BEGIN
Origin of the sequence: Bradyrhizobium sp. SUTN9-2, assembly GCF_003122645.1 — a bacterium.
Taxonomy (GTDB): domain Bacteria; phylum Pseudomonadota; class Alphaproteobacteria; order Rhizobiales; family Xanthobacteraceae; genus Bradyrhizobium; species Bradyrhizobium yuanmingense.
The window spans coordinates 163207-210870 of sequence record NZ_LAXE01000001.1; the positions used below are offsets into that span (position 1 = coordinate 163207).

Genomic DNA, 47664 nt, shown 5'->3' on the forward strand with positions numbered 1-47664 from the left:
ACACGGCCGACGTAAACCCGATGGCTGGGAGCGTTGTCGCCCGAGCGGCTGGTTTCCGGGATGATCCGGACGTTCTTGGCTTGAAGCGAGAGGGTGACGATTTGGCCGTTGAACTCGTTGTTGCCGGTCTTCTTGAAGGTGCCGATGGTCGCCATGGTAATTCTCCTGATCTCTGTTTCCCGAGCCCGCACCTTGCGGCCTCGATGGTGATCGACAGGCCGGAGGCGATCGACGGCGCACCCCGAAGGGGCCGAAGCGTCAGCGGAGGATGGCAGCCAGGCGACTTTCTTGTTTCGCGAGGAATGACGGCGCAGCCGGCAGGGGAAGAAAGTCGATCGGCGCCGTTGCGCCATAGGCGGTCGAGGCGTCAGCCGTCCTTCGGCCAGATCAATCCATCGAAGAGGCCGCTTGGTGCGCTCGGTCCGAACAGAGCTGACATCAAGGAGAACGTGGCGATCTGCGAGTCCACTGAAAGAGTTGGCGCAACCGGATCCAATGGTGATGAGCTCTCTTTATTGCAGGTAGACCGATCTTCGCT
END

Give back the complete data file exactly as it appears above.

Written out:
Origin of the sequence: Bradyrhizobium sp. SUTN9-2, assembly GCF_003122645.1 — a bacterium.
Taxonomy (GTDB): domain Bacteria; phylum Pseudomonadota; class Alphaproteobacteria; order Rhizobiales; family Xanthobacteraceae; genus Bradyrhizobium; species Bradyrhizobium yuanmingense.
The window spans coordinates 163207-210870 of sequence record NZ_LAXE01000001.1; the positions used below are offsets into that span (position 1 = coordinate 163207).

Genomic DNA, 47664 nt, shown 5'->3' on the forward strand with positions numbered 1-47664 from the left:
ACACGGCCGACGTAAACCCGATGGCTGGGAGCGTTGTCGCCCGAGCGGCTGGTTTCCGGGATGATCCGGACGTTCTTGGCTTGAAGCGAGAGGGTGACGATTTGGCCGTTGAACTCGTTGTTGCCGGTCTTCTTGAAGGTGCCGATGGTCGCCATGGTAATTCTCCTGATCTCTGTTTCCCGAGCCCGCACCTTGCGGCCTCGATGGTGATCGACAGGCCGGAGGCGATCGACGGCGCACCCCGAAGGGGCCGAAGCGTCAGCGGAGGATGGCAGCCAGGCGACTTTCTTGTTTCGCGAGGAATGACGGCGCAGCCGGCAGGGGAAGAAAGTCGATCGGCGCCGTTGCGCCATAGGCGGTCGAGGCGTCAGCCGTCCTTCGGCCAGATCAATCCATCGAAGAGGCCGCTTGGTGCGCTCGGTCCGAACAGAGCTGACATCAAGGAGAACGTGGCGATCTGCGAGTCCACTGAAAGAGTTGGCGCAACCGGATCCAATGGTGATGAGCTCTCTTTATTGCAGGTAGACCGATCTTCGCT